Nanoparticles characterization for innovative biomedical approaches


Nowadays, nanoparticles play a crucial role in biomedicine, improving therapy, diagnosis and monitoring of several diseases. Polymeric self-assembled nanoparticles, and in particular the so-called PANs (supramolecular polyamine phosphates nanoparticles, formed by complexation of polyamines and phosphate ions), have large potential in different drug delivery approaches, due to their capacity of carrying both hydrophobic and hydrophilic drugs, their pH responsiveness, as well to multiple functionalization and targeting options offered. But how is it possible to create and characterize such nanoparticles?

The modification of polyallylamine hydrochloride (PAH) with low molecular weight polyethylene glycol (PEG) functionalized with mannose, glucose, or lactose sugars, leads to formation of highly monodisperse polyamine phosphate nanoparticles (PANs) with lectin binding affinity.

Prof. Maria Grazia Ortore (Marche Polytechnic University) and Dr. Sergio Moya, PhD (biomaGUNE, Basque Research and Technology Alliance) and colleagues studied how polyallylamine hydrochloride (PAH) polymers, to which polyethylene glycol (PEG) was bound, can form particular nanoparticles; moreover, the nanoparticles were further modified with glycans (mannose, glucose, or lactose), molecules that play a fundamental role in biological signaling and recognition events that can be mimicked for targeting and specific drug delivery. Using transmission electron microscopy (TEM), dynamic light scattering (DLS) and small angle X-ray scattering (SAXS, available at the Austrian CERIC partner facility at Elettra Sincrotrone), scientists characterized PEGylated PANs, while fluorescence correlation spectroscopy (FCS) was used to study the association of labelled glycol-PEGylated PANs with proteins. Researchers then found out that Glyco-PEG PANs are nanoparticles with very controlled size features (basically, single chain nanoparticles formed by one or two chains of polymers), and that PEGylation with additional glycan functionalization allows interacting with proteins, such as lectins, by specific interactions with accessible sugar groups.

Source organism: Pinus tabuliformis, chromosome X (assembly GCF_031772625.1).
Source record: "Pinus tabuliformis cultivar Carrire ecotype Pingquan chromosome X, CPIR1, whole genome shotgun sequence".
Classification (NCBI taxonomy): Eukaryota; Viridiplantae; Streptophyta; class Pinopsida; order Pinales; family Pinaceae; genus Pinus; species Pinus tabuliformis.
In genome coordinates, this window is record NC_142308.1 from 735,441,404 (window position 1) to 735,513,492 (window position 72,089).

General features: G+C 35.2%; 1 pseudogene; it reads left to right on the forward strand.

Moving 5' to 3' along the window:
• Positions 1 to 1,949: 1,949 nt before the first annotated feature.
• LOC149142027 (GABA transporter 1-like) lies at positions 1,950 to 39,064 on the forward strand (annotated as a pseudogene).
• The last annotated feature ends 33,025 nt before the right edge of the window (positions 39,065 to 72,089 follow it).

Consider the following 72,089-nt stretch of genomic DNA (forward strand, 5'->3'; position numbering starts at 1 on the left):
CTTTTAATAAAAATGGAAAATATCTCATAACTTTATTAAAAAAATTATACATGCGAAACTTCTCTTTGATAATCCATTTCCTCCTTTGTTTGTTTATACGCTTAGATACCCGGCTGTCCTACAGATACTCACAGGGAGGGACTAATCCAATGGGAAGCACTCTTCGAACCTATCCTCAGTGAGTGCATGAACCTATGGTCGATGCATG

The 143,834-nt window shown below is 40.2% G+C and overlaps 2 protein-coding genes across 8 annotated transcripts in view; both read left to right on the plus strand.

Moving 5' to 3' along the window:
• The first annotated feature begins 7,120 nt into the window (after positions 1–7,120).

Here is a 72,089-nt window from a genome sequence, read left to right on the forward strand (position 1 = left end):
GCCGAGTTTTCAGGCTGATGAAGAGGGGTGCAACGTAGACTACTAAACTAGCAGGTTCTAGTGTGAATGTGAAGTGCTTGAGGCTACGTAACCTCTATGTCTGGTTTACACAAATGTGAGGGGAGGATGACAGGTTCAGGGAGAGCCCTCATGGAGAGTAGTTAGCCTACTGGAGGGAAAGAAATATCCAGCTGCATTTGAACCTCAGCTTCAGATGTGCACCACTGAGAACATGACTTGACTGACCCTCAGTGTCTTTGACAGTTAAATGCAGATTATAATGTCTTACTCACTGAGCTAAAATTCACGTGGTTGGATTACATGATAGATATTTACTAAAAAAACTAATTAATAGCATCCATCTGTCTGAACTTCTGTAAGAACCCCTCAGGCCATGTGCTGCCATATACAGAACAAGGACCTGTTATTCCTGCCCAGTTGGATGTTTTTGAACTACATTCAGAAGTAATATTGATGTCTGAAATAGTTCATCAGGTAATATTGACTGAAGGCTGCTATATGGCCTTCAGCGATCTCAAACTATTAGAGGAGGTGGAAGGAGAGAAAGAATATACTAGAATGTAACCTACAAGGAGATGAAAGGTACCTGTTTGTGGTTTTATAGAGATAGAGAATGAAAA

These findings could lead to feature application of PEGylated PANs as alternatives to glycosylated gold nanoparticles to develop, in association with glycans, novel antibody-based biosensing and diagnostics approaches.


Assembly and recognition mechanisms of glycosylated PEGylated polyallylamine phosphate nanoparticles: A fluorescence correlation spectroscopy and small angle X-ray scattering study. Perez Schmidt P., Luedtke T., Moretti P., Di Gianvincenzo P., Fernandez Leyes M., Espuche B., Amenitsch H., Wang G., Ritacco H., Polito L., Ortore M.G., Moya S.E. Journal of Colloid and Interface Science 645, 2023.

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